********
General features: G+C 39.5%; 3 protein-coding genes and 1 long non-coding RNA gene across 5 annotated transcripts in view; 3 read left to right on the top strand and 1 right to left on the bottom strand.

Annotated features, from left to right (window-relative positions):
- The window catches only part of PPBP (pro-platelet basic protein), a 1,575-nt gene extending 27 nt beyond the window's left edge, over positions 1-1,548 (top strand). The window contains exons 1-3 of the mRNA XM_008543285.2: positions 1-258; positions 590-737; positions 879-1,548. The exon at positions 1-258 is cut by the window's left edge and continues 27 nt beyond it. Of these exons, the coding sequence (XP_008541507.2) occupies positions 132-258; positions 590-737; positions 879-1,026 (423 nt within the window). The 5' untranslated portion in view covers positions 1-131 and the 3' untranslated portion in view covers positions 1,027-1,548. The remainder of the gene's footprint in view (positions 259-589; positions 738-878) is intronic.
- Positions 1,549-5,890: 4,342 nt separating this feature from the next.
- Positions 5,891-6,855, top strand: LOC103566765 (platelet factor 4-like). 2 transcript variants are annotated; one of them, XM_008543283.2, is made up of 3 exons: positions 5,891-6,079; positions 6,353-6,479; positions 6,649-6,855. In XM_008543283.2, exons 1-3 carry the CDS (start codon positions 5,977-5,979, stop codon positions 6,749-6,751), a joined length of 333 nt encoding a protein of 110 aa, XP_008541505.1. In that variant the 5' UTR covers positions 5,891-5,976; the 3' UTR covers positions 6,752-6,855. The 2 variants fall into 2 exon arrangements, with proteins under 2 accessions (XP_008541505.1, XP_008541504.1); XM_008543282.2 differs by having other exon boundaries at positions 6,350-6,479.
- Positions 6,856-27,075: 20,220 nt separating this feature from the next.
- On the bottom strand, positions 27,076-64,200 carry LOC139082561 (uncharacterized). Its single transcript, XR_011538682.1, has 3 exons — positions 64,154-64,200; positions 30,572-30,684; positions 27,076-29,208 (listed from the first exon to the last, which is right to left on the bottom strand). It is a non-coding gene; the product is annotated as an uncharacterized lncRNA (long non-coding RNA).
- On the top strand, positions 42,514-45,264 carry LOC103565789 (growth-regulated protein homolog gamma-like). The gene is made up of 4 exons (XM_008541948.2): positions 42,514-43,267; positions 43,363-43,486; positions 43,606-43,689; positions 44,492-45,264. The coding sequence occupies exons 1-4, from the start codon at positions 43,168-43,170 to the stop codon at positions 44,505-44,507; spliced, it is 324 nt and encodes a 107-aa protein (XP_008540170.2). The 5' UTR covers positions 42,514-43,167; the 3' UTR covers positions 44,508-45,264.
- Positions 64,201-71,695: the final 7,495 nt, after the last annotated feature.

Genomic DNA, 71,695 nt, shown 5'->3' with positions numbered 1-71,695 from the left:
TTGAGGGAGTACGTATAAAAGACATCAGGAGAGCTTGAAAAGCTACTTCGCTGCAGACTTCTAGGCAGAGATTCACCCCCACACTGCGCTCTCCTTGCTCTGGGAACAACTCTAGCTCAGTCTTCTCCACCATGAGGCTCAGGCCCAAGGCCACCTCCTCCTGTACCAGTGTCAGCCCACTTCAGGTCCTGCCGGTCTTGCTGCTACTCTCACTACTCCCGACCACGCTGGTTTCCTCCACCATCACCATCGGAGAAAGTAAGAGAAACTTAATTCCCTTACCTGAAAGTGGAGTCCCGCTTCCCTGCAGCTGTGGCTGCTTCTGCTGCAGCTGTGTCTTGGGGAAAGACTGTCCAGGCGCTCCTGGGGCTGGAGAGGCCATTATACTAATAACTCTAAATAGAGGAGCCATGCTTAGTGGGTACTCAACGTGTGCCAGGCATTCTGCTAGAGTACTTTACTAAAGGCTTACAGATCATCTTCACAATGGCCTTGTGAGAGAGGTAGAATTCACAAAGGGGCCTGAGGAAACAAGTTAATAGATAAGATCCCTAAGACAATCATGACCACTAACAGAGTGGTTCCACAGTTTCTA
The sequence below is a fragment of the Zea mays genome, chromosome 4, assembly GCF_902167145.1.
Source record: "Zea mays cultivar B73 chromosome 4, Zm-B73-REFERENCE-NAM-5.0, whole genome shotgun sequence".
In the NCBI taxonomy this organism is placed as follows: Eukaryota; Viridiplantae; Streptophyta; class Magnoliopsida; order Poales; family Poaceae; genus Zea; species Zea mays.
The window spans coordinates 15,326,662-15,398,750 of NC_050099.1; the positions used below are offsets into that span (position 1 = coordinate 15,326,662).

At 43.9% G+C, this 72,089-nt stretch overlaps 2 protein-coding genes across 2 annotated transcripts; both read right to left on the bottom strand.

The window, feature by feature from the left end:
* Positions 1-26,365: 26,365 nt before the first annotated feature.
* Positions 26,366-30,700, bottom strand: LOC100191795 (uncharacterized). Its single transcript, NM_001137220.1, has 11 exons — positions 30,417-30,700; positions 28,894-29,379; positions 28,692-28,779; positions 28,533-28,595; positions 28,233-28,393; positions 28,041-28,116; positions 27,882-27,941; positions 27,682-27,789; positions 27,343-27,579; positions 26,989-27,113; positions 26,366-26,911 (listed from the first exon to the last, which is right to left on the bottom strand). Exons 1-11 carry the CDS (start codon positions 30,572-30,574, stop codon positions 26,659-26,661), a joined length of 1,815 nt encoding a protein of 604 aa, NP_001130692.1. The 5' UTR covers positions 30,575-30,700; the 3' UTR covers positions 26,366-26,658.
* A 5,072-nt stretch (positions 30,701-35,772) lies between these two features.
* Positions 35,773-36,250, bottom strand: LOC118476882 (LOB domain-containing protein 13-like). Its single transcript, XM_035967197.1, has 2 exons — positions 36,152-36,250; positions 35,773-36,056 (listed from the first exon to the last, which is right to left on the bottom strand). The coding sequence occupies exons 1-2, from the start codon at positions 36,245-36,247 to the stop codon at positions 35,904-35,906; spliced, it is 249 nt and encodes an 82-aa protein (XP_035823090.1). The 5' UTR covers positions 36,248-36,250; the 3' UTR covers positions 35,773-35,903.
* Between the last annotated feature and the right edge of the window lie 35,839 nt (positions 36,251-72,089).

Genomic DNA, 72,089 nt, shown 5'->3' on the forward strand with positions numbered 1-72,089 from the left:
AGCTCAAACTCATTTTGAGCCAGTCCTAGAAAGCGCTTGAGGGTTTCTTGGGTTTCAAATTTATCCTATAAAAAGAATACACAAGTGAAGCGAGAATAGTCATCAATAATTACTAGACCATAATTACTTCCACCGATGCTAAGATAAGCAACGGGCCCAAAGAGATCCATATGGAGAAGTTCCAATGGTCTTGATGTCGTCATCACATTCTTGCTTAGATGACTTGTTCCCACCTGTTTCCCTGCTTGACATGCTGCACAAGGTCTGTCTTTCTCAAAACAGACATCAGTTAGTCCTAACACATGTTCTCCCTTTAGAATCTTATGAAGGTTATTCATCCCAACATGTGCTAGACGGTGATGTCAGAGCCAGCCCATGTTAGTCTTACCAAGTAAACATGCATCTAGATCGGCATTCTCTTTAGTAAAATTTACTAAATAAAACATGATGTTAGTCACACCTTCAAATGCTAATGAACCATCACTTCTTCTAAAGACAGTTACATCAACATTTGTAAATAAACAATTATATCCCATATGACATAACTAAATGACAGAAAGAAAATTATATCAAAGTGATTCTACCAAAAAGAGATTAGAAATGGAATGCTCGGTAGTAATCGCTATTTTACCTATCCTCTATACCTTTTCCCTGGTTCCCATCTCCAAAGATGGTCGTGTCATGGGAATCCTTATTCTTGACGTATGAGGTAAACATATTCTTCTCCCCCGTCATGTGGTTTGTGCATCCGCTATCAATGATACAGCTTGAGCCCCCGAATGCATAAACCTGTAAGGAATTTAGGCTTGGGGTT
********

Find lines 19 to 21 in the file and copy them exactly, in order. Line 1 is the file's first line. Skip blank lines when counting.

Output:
* Positions 26,366-30,700, bottom strand: LOC100191795 (uncharacterized). Its single transcript, NM_001137220.1, has 11 exons — positions 30,417-30,700; positions 28,894-29,379; positions 28,692-28,779; positions 28,533-28,595; positions 28,233-28,393; positions 28,041-28,116; positions 27,882-27,941; positions 27,682-27,789; positions 27,343-27,579; positions 26,989-27,113; positions 26,366-26,911 (listed from the first exon to the last, which is right to left on the bottom strand). Exons 1-11 carry the CDS (start codon positions 30,572-30,574, stop codon positions 26,659-26,661), a joined length of 1,815 nt encoding a protein of 604 aa, NP_001130692.1. The 5' UTR covers positions 30,575-30,700; the 3' UTR covers positions 26,366-26,658.
* A 5,072-nt stretch (positions 30,701-35,772) lies between these two features.
* Positions 35,773-36,250, bottom strand: LOC118476882 (LOB domain-containing protein 13-like). Its single transcript, XM_035967197.1, has 2 exons — positions 36,152-36,250; positions 35,773-36,056 (listed from the first exon to the last, which is right to left on the bottom strand). The coding sequence occupies exons 1-2, from the start codon at positions 36,245-36,247 to the stop codon at positions 35,904-35,906; spliced, it is 249 nt and encodes an 82-aa protein (XP_035823090.1). The 5' UTR covers positions 36,248-36,250; the 3' UTR covers positions 35,773-35,903.